The Americas are in the grip of their biggest migration crisis, as tens of thousands fleeing repression in Venezuela and Cuba add to the flow of people from Central and South America towards the US border, according to a top American official.
Ricardo Zúñiga, special envoy of President Joe Biden for the “Northern Triangle” countries of Guatemala, El Salvador and Honduras, told the Financial Times that an “alarming” increase in authoritarianism and a failure by governments to improve lives lay behind the record human displacement.
“We have never seen anything of this scale in the Americas,” said Zúñiga, a Honduras-born US career diplomat who is a principal deputy assistant of state at the state department. “We have never had . . . such a large movement of people across the whole region at the same time . . . it’s no longer [just] movement from Latin America to the United States. Everyone is dealing with this everywhere.”
The number of migrants being detained at the US border with Mexico continues to break records, creating a major political problem for the Biden administration before the midterm elections in November.
About 2.35 mn migrants were apprehended in the 12 months to the end of July, an increase of 63 per cent on the same period a year earlier, according to US Customs and Border Protection figures.
Only just over half of migrants stopped in the month of July came from Mexico and the Northern Triangle countries, the traditional source of people heading for the US. Large numbers of Venezuelans, Cubans, Colombians and Nicaraguans were also present, as well as smaller numbers of Brazilians, Haitians and Ecuadoreans.
Zúñiga said Venezuela’s deep political and economic crisis remained the biggest single driver of migration in the Americas. More than 6.8 mn Venezuelans have fled a collapsing economy and an increasingly authoritarian government, a number comparable to the refugee exodus from Syria’s civil war. Many have sought refuge in other Latin American countries, such as Colombia, Ecuador, Peru and Chile.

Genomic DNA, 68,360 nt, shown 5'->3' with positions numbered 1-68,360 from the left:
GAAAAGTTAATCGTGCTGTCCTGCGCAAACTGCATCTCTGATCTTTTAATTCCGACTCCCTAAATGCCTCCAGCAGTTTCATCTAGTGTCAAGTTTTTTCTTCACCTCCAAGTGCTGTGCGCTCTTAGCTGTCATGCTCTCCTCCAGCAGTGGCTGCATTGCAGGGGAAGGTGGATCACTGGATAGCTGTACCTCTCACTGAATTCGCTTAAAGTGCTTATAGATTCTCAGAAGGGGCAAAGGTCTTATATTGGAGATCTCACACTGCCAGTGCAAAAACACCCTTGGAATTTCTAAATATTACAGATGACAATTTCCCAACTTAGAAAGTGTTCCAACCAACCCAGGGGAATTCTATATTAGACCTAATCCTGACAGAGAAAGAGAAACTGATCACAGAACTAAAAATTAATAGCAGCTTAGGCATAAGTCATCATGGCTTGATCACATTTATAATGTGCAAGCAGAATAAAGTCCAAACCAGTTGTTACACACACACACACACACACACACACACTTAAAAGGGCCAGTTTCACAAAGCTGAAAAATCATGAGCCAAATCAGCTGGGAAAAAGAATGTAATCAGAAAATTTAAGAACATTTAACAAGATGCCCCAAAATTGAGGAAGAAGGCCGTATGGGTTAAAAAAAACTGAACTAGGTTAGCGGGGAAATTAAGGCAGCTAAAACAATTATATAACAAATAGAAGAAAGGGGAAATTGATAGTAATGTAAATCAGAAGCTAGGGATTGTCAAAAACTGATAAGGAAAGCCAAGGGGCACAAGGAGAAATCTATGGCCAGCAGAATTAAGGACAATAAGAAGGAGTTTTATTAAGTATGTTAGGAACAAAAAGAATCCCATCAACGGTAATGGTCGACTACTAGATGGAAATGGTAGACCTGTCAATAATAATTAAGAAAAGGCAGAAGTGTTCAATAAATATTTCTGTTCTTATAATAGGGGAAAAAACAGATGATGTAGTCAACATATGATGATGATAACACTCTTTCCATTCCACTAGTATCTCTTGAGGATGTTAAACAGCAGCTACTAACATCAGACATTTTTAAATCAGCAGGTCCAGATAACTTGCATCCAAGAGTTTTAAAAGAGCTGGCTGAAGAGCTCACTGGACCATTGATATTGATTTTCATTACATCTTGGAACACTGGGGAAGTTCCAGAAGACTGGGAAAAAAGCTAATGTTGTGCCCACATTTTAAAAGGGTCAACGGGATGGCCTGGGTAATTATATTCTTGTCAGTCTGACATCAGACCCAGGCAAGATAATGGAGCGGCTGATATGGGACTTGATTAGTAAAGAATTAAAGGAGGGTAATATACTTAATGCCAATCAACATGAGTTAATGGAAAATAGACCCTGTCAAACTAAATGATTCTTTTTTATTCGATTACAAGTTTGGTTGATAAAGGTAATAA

But Zúñiga also pointed to economic damage in the region from the coronavirus pandemic and to a “loss of hope” by Cubans after the authorities cracked down on protests there last year. More than 175,000 Cuban migrants were apprehended in the US in the 10 months to the end of July, the fastest rate of migration since the 1959 revolution.
“Those July 2021 demonstrations shocked the Cuban leadership,” Zúñiga said. “But the way they’ve responded is by basically improving their capacity to repress demonstrations.”
Another factor behind the surge in numbers is that criminal gangs have spotted a profitable opportunity to traffic migrants to the US. “Migrant smuggling was always a sideline but for some [gangs] it’s now a main line,” said Zúñiga. “There’s so much money involved.”
The Biden administration launched a $4bn four-year strategy in July 2021 to address the root causes of migration in Central America but says the problems are so deep they will take many years to resolve.
Andrew Selee, president of the Migration Policy Institute in Washington, said the “root causes” strategy was important but it focused only on Central America. In Venezuela, Cuba and Nicaragua, “the US has no ability to return people [because there are no deportation flights] so there’s a huge incentive for people to leave, but there’s also little stopping them from trying to reach the United States, except for the fear of what could happen to. you along the journey”.
In Central America, economic growth this year is expected to be well above the regional average. Selee said most families already had a relative inside the US and now had the means to leave, so “it’s often a better investment to migrate than to invest what you have where you live”.
“We’re very aware of the limits on any outside actor to change centuries of political, economic and social patterns,” Zúñiga said. “The fact remains that in Central America, just like in the rest of the region, the main issues revolve around inequality and exclusion and very low confidence on the part of the population that conditions are going to improve.”
Despite the Biden administration’s focus on democracy and human rights, several central American nations have taken an increasingly authoritarian turn. In Guatemala, Nicaragua and El Salvador, attacks against independent media are increasing, opposition politicians are being targeted and the US has imposed sanctions on dozens of officials for alleged corruption.
“We know it’s this massive challenge and we know . . . that events have been pretty difficult,” Zúñiga said. “But . . . we’re very warned by what’s happened that things can get worse.”